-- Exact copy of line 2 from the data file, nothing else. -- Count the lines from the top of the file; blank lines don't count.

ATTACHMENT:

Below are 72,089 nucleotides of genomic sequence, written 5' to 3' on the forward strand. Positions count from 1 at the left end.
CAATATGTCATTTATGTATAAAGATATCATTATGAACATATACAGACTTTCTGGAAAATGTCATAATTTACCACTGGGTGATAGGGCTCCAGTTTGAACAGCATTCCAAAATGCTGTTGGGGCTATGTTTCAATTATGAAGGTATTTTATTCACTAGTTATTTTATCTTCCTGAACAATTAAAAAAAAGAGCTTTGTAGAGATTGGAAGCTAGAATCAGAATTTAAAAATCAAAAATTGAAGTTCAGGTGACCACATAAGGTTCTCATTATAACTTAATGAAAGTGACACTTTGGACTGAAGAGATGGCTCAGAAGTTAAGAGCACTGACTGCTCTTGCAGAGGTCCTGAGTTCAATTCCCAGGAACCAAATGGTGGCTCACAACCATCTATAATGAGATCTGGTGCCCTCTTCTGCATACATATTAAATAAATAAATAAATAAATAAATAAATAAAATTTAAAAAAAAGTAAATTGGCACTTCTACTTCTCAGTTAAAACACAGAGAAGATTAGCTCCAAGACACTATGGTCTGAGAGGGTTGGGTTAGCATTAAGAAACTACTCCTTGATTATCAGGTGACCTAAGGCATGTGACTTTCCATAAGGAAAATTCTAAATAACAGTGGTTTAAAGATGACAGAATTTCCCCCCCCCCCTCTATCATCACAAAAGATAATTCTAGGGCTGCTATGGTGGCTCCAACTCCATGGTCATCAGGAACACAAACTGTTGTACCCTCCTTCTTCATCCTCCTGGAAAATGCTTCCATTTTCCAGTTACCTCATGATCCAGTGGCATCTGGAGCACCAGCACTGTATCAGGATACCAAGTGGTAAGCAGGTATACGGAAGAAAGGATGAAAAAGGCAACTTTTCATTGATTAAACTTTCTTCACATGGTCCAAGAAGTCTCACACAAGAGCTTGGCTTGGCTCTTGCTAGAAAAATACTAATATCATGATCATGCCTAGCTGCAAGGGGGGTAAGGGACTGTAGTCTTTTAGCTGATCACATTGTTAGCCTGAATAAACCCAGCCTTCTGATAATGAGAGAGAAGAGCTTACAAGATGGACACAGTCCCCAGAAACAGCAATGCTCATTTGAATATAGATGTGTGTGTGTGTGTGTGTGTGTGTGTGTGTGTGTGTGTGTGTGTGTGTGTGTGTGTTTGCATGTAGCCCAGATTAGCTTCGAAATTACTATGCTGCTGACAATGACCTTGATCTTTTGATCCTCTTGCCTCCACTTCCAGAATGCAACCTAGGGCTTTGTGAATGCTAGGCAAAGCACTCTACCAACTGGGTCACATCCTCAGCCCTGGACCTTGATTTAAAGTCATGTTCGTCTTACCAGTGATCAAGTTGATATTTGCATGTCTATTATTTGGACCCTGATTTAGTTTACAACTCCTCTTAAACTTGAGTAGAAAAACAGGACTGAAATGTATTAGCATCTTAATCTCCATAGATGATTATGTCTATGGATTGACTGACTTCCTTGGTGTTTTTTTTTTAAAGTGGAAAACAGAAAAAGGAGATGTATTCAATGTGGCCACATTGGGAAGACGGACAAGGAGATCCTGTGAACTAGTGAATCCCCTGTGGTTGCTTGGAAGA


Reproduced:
CAATATGTCATTTATGTATAAAGATATCATTATGAACATATACAGACTTTCTGGAAAATGTCATAATTTACCACTGGGTGATAGGGCTCCAGTTTGAACAGCATTCCAAAATGCTGTTGGGGCTATGTTTCAATTATGAAGGTATTTTATTCACTAGTTATTTTATCTTCCTGAACAATTAAAAAAAAGAGCTTTGTAGAGATTGGAAGCTAGAATCAGAATTTAAAAATCAAAAATTGAAGTTCAGGTGACCACATAAGGTTCTCATTATAACTTAATGAAAGTGACACTTTGGACTGAAGAGATGGCTCAGAAGTTAAGAGCACTGACTGCTCTTGCAGAGGTCCTGAGTTCAATTCCCAGGAACCAAATGGTGGCTCACAACCATCTATAATGAGATCTGGTGCCCTCTTCTGCATACATATTAAATAAATAAATAAATAAATAAATAAATAAAATTTAAAAAAAAGTAAATTGGCACTTCTACTTCTCAGTTAAAACACAGAGAAGATTAGCTCCAAGACACTATGGTCTGAGAGGGTTGGGTTAGCATTAAGAAACTACTCCTTGATTATCAGGTGACCTAAGGCATGTGACTTTCCATAAGGAAAATTCTAAATAACAGTGGTTTAAAGATGACAGAATTTCCCCCCCCCCCTCTATCATCACAAAAGATAATTCTAGGGCTGCTATGGTGGCTCCAACTCCATGGTCATCAGGAACACAAACTGTTGTACCCTCCTTCTTCATCCTCCTGGAAAATGCTTCCATTTTCCAGTTACCTCATGATCCAGTGGCATCTGGAGCACCAGCACTGTATCAGGATACCAAGTGGTAAGCAGGTATACGGAAGAAAGGATGAAAAAGGCAACTTTTCATTGATTAAACTTTCTTCACATGGTCCAAGAAGTCTCACACAAGAGCTTGGCTTGGCTCTTGCTAGAAAAATACTAATATCATGATCATGCCTAGCTGCAAGGGGGGTAAGGGACTGTAGTCTTTTAGCTGATCACATTGTTAGCCTGAATAAACCCAGCCTTCTGATAATGAGAGAGAAGAGCTTACAAGATGGACACAGTCCCCAGAAACAGCAATGCTCATTTGAATATAGATGTGTGTGTGTGTGTGTGTGTGTGTGTGTGTGTGTGTGTGTGTGTGTGTGTGTGTGTTTGCATGTAGCCCAGATTAGCTTCGAAATTACTATGCTGCTGACAATGACCTTGATCTTTTGATCCTCTTGCCTCCACTTCCAGAATGCAACCTAGGGCTTTGTGAATGCTAGGCAAAGCACTCTACCAACTGGGTCACATCCTCAGCCCTGGACCTTGATTTAAAGTCATGTTCGTCTTACCAGTGATCAAGTTGATATTTGCATGTCTATTATTTGGACCCTGATTTAGTTTACAACTCCTCTTAAACTTGAGTAGAAAAACAGGACTGAAATGTATTAGCATCTTAATCTCCATAGATGATTATGTCTATGGATTGACTGACTTCCTTGGTGTTTTTTTTTTAAAGTGGAAAACAGAAAAAGGAGATGTATTCAATGTGGCCACATTGGGAAGACGGACAAGGAGATCCTGTGAACTAGTGAATCCCCTGTGGTTGCTTGGAAGA